Real Leaders

Why Leading With Love in the Workplace Matters

Business people walking down the office corridor and communicating

Wondering how to become a better leader and encourage more emotional engagement in your workplace? The secret is in convincing your brain to let your heart take the lead.

You’ve had to take care of yourself and your family throughout the COVID-19 pandemic, but your responsibilities go far beyond your four walls at home. As a business leader, you must also help your team and business navigate this shifting, uncertain landscape. It’s a huge challenge — especially when you can’t connect with employees in person.

If you’ve experienced the roller coaster of emotions, the fear, and the insecurity that have resulted from this, you’re not alone. It’s hard not to slide into negativity or mental paralysis. But at this moment, you only have to answer one question: A year from now, how will you evaluate your leadership response? It’s a serious question.

For me, I’ll know that love was my guiding compass. I’ve chosen to love my team, support my clients and friends, and give my family 100% commitment. It can be tough to stay optimistic, but it’s the best way to make it through these uncertain and unsteady times.

Thankfully, that hard work translates directly to business success. Recent McKinsey & Company research findings revealed four times the job engagement among workers whose organizations have shown supportive, pragmatic coronavirus responses. That’s tangible evidence that leaders who lead with love are onto something that can make a world of difference.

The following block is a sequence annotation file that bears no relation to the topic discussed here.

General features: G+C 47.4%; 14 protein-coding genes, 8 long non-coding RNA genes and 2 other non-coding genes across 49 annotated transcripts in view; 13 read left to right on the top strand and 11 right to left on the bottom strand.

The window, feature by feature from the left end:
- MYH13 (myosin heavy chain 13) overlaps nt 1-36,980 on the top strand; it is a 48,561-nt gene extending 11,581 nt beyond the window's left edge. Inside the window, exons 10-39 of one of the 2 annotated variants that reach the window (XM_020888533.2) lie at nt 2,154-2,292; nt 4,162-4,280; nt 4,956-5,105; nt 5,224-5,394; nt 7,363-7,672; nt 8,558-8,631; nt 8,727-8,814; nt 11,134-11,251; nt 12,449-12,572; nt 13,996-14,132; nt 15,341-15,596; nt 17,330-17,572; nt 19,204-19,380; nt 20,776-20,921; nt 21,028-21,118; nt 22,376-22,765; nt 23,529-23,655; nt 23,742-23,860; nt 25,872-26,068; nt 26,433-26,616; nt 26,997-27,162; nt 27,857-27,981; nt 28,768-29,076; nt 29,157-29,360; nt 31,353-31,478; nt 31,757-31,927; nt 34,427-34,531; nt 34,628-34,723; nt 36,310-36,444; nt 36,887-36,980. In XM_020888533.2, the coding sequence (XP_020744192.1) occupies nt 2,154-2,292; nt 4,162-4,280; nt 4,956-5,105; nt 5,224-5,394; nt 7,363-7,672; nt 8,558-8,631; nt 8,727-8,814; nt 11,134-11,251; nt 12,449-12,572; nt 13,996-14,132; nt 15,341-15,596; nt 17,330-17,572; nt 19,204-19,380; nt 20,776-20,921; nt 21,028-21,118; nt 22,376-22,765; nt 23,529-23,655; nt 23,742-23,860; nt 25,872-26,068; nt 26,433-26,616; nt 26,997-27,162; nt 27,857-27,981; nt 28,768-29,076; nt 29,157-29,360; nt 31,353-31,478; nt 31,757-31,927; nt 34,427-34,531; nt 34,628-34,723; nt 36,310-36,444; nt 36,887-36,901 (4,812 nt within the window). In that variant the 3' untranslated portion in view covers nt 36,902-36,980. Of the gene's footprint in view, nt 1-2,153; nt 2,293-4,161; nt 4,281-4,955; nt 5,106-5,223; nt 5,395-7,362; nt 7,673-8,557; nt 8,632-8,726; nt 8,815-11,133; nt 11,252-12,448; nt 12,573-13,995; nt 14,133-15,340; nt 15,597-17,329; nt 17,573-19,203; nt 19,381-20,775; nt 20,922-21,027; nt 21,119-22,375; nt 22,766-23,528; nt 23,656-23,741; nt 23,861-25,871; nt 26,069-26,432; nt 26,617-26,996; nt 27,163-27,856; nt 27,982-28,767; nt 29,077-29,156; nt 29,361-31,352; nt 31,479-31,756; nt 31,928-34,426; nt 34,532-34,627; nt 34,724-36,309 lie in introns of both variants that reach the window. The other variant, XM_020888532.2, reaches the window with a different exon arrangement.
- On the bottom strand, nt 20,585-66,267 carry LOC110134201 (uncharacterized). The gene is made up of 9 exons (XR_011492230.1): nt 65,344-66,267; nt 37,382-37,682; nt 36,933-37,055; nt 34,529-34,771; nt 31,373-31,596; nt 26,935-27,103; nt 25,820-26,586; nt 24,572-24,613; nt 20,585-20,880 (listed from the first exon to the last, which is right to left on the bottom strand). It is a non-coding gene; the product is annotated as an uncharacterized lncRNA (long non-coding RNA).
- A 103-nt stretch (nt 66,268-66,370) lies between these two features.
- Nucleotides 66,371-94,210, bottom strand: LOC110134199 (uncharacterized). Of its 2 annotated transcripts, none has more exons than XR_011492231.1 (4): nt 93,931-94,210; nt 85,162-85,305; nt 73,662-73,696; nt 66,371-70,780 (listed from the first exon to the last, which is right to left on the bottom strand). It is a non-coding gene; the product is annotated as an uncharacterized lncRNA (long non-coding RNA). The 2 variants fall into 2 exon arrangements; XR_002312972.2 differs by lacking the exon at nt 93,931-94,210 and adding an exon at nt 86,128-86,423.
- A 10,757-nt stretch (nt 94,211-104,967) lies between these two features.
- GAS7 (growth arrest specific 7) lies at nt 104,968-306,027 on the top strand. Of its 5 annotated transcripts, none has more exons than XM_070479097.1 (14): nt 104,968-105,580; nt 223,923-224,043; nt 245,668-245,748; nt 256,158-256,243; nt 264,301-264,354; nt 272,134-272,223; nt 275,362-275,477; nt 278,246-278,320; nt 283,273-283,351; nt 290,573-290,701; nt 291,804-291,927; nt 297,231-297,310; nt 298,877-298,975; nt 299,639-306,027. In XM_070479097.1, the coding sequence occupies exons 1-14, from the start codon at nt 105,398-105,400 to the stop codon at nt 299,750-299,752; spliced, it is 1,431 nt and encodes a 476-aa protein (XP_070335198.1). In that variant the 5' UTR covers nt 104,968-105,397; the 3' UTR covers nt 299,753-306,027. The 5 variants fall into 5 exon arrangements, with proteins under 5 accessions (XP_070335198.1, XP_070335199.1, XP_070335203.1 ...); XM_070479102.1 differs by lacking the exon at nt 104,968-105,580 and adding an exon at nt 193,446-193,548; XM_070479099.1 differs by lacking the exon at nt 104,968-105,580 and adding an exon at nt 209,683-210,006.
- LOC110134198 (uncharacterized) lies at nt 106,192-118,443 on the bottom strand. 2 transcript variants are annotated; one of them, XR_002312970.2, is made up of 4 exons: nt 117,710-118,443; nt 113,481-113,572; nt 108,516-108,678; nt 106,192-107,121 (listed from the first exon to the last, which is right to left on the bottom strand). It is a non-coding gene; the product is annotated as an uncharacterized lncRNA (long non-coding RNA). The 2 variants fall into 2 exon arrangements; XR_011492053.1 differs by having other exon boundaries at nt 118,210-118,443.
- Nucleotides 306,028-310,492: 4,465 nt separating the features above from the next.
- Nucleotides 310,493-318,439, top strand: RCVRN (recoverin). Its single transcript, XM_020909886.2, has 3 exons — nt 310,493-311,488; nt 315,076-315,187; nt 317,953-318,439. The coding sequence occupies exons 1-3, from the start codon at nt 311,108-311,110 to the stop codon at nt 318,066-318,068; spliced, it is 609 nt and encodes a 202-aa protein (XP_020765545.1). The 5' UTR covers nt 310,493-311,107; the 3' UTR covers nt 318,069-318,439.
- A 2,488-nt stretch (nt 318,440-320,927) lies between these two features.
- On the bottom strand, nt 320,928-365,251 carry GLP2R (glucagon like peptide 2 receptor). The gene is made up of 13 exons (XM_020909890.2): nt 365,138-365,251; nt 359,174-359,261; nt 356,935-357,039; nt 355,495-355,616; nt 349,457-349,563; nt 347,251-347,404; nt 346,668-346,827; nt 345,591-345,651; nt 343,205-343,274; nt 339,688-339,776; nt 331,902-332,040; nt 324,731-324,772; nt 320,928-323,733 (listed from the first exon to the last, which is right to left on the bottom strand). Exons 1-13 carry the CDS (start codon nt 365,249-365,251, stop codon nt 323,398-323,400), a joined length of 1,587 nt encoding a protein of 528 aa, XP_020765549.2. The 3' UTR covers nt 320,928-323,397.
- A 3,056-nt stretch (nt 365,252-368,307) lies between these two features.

Bumps in the Road to Leading With Love in the Workplace

Although leading with love in the workplace is fundamental at our company, it can be a foreign practice at other businesses. Why? For some leaders, the learning curve is relatively steep. They’re adapting and changing so much already that adding another task to the mix seems daunting.

And vulnerability? It can be challenging to show. Plenty of people adopt a “strong” persona during tough times, perpetuating the illusion that they’re invincible. Ironically, employees want to see more than strength; they want to know that leadership shares their fears and insecurities.

On top of everything, executives and managers actively searching for ways to be a better leader find it challenging to figure out how to make deep connections over Zoom or on the phone. If you’re worried that distance is the ultimate barrier to connection, fear not — I’ve cried with team members and clients on UberConference lines, sharing the hardest times in their lives while building trust. These experiences have only strengthened our bonds and increased our trust.

The Advantages of Emotional Engagement in the Workplace

Making compassion and commitment part of everything you do creates a ripple effect: Team members become motivated to go the extra mile. Regardless of what happens, they know that you’ll get through any challenges together — and that no one will be left behind.